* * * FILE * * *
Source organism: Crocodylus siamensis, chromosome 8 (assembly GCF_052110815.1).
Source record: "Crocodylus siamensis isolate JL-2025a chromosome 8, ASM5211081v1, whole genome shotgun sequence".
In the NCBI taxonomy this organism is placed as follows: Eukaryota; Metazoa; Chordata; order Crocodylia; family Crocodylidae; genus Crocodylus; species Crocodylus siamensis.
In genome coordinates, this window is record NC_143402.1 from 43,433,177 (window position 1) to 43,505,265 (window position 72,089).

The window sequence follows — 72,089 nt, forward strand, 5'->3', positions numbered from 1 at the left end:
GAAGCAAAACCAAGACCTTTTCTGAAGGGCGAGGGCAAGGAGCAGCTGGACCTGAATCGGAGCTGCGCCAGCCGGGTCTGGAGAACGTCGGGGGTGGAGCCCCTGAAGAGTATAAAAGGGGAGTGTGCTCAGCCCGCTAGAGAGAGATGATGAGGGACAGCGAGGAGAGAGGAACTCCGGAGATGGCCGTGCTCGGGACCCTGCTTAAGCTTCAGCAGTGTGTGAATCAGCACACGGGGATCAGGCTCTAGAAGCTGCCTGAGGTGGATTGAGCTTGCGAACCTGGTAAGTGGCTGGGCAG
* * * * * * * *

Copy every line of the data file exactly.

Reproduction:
Source organism: Crocodylus siamensis, chromosome 8 (assembly GCF_052110815.1).
Source record: "Crocodylus siamensis isolate JL-2025a chromosome 8, ASM5211081v1, whole genome shotgun sequence".
In the NCBI taxonomy this organism is placed as follows: Eukaryota; Metazoa; Chordata; order Crocodylia; family Crocodylidae; genus Crocodylus; species Crocodylus siamensis.
In genome coordinates, this window is record NC_143402.1 from 43,433,177 (window position 1) to 43,505,265 (window position 72,089).

The window sequence follows — 72,089 nt, forward strand, 5'->3', positions numbered from 1 at the left end:
GAAGCAAAACCAAGACCTTTTCTGAAGGGCGAGGGCAAGGAGCAGCTGGACCTGAATCGGAGCTGCGCCAGCCGGGTCTGGAGAACGTCGGGGGTGGAGCCCCTGAAGAGTATAAAAGGGGAGTGTGCTCAGCCCGCTAGAGAGAGATGATGAGGGACAGCGAGGAGAGAGGAACTCCGGAGATGGCCGTGCTCGGGACCCTGCTTAAGCTTCAGCAGTGTGTGAATCAGCACACGGGGATCAGGCTCTAGAAGCTGCCTGAGGTGGATTGAGCTTGCGAACCTGGTAAGTGGCTGGGCAG